Among the various athletic endeavors I have been fortunate enough to experiment with, and undoubtedly among the least-watched sports in the winter Olympic pantheon, cross-country skiing tops the list as one of my favorites.
Nordic skiing, as it is sometimes called, originated in Scandinavia as one of the earliest and most primitive means of transportation as well as an efficient way to hunt wild game. A version of the antiquated fast-paced hunting expedition is memorialized by the modern Olympic biathlon in which athletes must ski and perform a controlled shoot. The event is both bizarre and beautiful, just one contrast among many in this complex and fascinating endurance sport that manages to harbor many a life lesson.
Over the years, my family and I have traveled to Vermont, California, Canada and Utah in pursuit of great cross-country skiing. As with most of my other active encounters, I was introduced to it by my parents, who cross-country skied long before I was even a thought.
As soon as I was old enough to stand on a pair of skis, they hauled me up to the Trapp Family Lodge in Stowe, Vt., where I took my first real lessons. Pretty soon I was waddling awkwardly behind my parents along the breathtaking trails, lined with pine trees teeming with fresh snow.
I took a liking to it, but I wasn’t as naturally inclined to every aspect of cross-country skiing as one may think. I was rather adept at down hills; I could speed along with ease, smoothly turning and gliding gracefully down the largest, steepest hills available. I was reasonably decent at keeping a steady pace going on flat terrain. However, I loathed going uphill.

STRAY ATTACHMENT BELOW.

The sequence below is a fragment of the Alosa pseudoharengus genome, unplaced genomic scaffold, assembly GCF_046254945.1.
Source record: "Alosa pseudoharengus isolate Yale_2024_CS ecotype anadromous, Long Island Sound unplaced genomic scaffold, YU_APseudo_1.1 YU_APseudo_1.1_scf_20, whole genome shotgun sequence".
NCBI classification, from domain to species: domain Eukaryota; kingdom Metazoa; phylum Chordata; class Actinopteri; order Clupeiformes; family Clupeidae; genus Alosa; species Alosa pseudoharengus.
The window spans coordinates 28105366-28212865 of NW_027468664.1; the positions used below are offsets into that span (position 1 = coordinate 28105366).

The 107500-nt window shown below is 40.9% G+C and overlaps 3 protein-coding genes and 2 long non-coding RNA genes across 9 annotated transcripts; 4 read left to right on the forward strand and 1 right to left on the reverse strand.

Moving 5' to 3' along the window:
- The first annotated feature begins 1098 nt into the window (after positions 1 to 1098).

I dreaded entertaining the very notion. Going up hill using one’s own muscle power is unique to cross-country skiing, as opposed to its slightly more grandiose and refined cousin, downhill skiing. It can be difficult to fathom why one would choose to climb up a hill rather than being carried up, especially considering the grueling pain in the legs and lungs during the ascent.
I was once in that camp of thought. Getting me to go uphill was like pulling teeth, yet my parents never considered reverting to downhill skiing. Still, I simply could not understand why I could not go downhill all the time. After all, that was the fun part.
I suppose it was a basic understanding of physics that supplemented my answer: You have to go up the hill before you can come down it.
Now I have discovered the secret those hills hide. Inside every intimidating, seemingly insurmountable mountain is a precious bounty of appreciation and satisfaction.
It is a feeling obtainable only through one’s own efforts. Then, and only then, can you go down, and not just go down, but truly experience the downhill in a way never experienced before.
You get to feel the rush of the wind and the deep surging of fresh, phlegm-less air into your lungs as you let gravity work its wonders. Your body knows exactly what to do and you just let it go. It is part pure guts and part pure bliss.
Cross-country skiing is not a constantly challenging and strenuous activity, though. The movement is fairly straightforward; as simple as walking. The body adapts to it with ease, moving swiftly and efficiently with gentle slithers.
Often times, it as easy as putting one ski in front of the other. It is both an art and a sport, requiring equal parts athletic prowess and angelic finesse.
Though somewhat akin to hiking, the heavy, arduous footsteps are replaced by long, elegant glides. Gentle, alternating stabs of poles facilitate forward movement, creating a rhythmic motion that is neither physically complicated nor easy.
The process is unapologetic and graceful, unpretentious, and yet poetic. And although it is a primal and rudimentary sport, most will never choose to pursue it, hence the grimaced expressions that often accompany my explanation of cross-country skiing.
A sport brimming with contradiction, cross-country skiing will never cease to both captivate and terrify me. And that is quite all right with me; it only keeps me coming back for more.